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April 16, 2009

Senate anti-discriminatory policies statement approved

The University Senate anti-discriminatory policies committee is on its way to having a new mission statement that better represents its role and responsibilities.

Faculty Assembly on April 7 unanimously approved the committee’s proposal, which also is on Senate Council’s April 15 agenda for approval.

Committee chairperson Lynn Fitzgerald said the new statement emphasizes the committee’s availability to all members of the community without identifying specific groups and reflects the committee’s ability to address any issue related to discrimination and inclusion.

The new mission statement reads: “The anti-discriminatory policies committee supports the overall mission of the University through discussion of the University’s policies, practices and programs regarding diversity and inclusion. The committee reviews issues relating to fairness and respect for all members of the diverse University community and offers recommendations for maintaining, developing and promoting anti-discriminatory policies at the University. While the committee establishes its own areas and topics of inquiry, it encourages communications from students, staff, faculty and the administration on all matters of access, civil rights and equal opportunity.”

The committee’s current mission statement is more specific, stating in part, “We consider policy issues that impact women, minorities, individuals with disabilities, etc. and attempt to assist the University through discussion and advice.” Fitzgerald said that mission statement doesn’t reflect the committee’s role and responsibilities, which have changed.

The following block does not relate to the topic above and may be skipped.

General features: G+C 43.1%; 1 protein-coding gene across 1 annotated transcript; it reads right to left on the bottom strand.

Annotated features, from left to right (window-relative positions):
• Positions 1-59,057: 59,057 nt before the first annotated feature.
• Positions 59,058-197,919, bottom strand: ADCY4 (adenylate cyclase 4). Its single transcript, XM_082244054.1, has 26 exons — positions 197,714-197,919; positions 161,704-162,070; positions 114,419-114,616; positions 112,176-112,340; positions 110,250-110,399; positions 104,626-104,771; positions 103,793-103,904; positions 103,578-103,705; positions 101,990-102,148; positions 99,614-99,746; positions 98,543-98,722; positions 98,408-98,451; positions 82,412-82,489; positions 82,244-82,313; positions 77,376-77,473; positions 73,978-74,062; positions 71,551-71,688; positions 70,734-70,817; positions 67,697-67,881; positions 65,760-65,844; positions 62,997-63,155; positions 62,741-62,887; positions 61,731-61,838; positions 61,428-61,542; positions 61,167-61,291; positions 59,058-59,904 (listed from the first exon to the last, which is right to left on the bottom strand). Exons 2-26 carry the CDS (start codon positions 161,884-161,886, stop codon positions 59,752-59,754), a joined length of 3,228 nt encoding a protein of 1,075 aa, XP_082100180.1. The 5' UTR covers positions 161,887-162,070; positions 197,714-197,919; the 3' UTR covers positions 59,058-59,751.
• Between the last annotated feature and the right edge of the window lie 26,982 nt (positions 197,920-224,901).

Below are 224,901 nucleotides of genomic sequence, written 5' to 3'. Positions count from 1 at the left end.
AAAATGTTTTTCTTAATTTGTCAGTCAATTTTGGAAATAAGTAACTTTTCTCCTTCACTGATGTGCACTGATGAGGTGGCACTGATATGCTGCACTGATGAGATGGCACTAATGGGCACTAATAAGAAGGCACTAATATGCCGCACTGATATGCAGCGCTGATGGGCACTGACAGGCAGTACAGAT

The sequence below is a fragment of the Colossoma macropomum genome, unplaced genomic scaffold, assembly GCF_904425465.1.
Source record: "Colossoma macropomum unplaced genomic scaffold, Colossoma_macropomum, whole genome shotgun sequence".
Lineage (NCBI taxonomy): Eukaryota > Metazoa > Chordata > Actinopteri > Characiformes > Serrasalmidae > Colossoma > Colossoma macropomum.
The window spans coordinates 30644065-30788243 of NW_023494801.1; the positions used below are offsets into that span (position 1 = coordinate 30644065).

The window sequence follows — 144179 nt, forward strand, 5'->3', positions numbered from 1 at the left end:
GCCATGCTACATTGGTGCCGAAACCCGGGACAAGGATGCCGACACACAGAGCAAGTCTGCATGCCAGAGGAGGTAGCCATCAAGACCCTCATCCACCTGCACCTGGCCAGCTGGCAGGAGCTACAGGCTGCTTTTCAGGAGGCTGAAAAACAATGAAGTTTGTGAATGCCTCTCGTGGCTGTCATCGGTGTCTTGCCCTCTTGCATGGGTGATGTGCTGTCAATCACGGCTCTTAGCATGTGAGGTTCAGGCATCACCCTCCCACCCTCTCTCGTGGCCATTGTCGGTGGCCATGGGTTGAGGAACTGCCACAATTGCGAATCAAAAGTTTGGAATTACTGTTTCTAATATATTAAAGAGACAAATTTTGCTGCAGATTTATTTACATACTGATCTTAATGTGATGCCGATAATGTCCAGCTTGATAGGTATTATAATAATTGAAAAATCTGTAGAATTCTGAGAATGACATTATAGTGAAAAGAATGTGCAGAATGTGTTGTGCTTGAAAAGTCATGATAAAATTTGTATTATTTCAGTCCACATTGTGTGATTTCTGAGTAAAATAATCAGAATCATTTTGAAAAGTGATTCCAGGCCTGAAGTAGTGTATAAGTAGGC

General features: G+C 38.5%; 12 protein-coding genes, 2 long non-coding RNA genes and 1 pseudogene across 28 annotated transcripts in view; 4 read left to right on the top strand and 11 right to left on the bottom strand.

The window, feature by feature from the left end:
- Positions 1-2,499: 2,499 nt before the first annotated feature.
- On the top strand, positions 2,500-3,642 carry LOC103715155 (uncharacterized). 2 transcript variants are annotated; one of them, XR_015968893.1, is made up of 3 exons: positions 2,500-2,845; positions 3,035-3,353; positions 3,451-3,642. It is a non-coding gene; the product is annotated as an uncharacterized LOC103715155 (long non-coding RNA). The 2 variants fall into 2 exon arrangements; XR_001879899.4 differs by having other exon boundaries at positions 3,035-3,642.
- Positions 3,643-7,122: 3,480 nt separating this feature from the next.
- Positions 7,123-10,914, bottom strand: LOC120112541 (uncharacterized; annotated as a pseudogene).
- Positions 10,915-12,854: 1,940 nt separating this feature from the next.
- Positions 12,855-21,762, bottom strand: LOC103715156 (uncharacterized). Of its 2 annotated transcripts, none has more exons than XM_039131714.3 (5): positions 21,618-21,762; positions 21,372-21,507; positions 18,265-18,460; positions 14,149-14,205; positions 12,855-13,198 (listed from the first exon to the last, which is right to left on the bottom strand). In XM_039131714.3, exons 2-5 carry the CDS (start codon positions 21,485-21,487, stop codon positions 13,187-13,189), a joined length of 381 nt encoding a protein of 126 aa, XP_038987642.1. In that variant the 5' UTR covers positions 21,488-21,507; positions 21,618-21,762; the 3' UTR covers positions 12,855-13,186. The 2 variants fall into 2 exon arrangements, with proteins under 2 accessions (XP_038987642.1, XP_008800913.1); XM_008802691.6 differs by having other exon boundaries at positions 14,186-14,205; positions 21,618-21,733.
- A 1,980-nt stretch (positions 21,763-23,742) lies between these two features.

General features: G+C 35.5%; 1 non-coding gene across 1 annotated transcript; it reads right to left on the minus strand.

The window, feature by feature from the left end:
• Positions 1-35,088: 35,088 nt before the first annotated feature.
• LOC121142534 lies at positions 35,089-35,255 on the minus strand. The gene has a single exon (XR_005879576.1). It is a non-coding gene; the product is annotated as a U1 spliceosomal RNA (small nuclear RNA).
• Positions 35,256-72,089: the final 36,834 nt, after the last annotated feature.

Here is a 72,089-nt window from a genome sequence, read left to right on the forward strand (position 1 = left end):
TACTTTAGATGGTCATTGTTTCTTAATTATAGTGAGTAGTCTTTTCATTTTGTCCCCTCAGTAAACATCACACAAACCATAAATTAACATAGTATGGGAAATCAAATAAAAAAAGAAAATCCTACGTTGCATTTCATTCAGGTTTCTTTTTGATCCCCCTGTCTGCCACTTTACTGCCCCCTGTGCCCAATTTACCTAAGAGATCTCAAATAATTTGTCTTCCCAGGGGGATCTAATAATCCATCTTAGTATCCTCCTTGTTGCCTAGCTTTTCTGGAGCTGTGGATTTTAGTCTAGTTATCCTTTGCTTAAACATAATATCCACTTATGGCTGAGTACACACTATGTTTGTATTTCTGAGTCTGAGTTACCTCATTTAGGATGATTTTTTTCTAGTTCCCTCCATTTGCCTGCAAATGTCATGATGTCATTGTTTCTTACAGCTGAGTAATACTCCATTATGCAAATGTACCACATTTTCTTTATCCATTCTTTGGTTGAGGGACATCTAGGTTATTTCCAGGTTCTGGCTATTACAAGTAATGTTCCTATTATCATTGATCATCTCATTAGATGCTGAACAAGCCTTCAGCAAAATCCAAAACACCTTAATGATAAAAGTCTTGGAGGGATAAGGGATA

“The committee wanted it to be open as communities change,” she said. In the past year the committee has taken up issues regarding gender, age and aging, disability, diversity and racial issues, sexual orientation and sexual harassment, Fitzgerald noted.

Senate President John J. Baker reminded members that Senate elections take place April 13-24. “I would like to see a record turnout for this election,” he said.
The Senate commonwealth relations committee and Pitt’s Governmental Relations office has scheduled luncheons April 24 with state Rep. Rob Matzie (D-16) and May 1 with state Rep. Mike Turzai (R-28). Those interested in attending should call 4-6504.

Baker commented on Pitt’s annual continuing faculty salary report. (See April 2 University Times.) “Even though we had the highest salary pool increase in years, for which I am grateful, over half our faculty had pay increases that were lower than the inflation rate of 4.1 percent for the pay period in question,” he said.

“Given the current economic climate we should not be overly critical but it is a concern. Pitt will become uncompetitive in retaining faculty if it continues to give most of its faculty pay raises below the inflation rate over multiple years.” Baker noted that while the administration is aware of this, it has no easy options given the lack of state support. New revenue streams need to be found, he said. “Some tough choices are going to have to be made in the next few years. Making the right ones will be the major challenge facing the administration and my successor as Senate president.”

In other business:

• Ivy Ero of the Greater Pittsburgh Community Food Bank encouraged donations during Pitt’s Partnership for Food drive. (See related story this issue.)

• Assembly’s April 7 meeting was held at the University Club. Eli Shorak, associate vice chancellor for business, said 471 members have joined the club, which opened April 1.

• Regional campus faculty presidents have been invited to Assembly’s May 5 meeting to discuss regional salary benchmarking. Proposed changes in tenure for medical school faculty also will be on the agenda, Baker said.

—Kimberly K. Barlow

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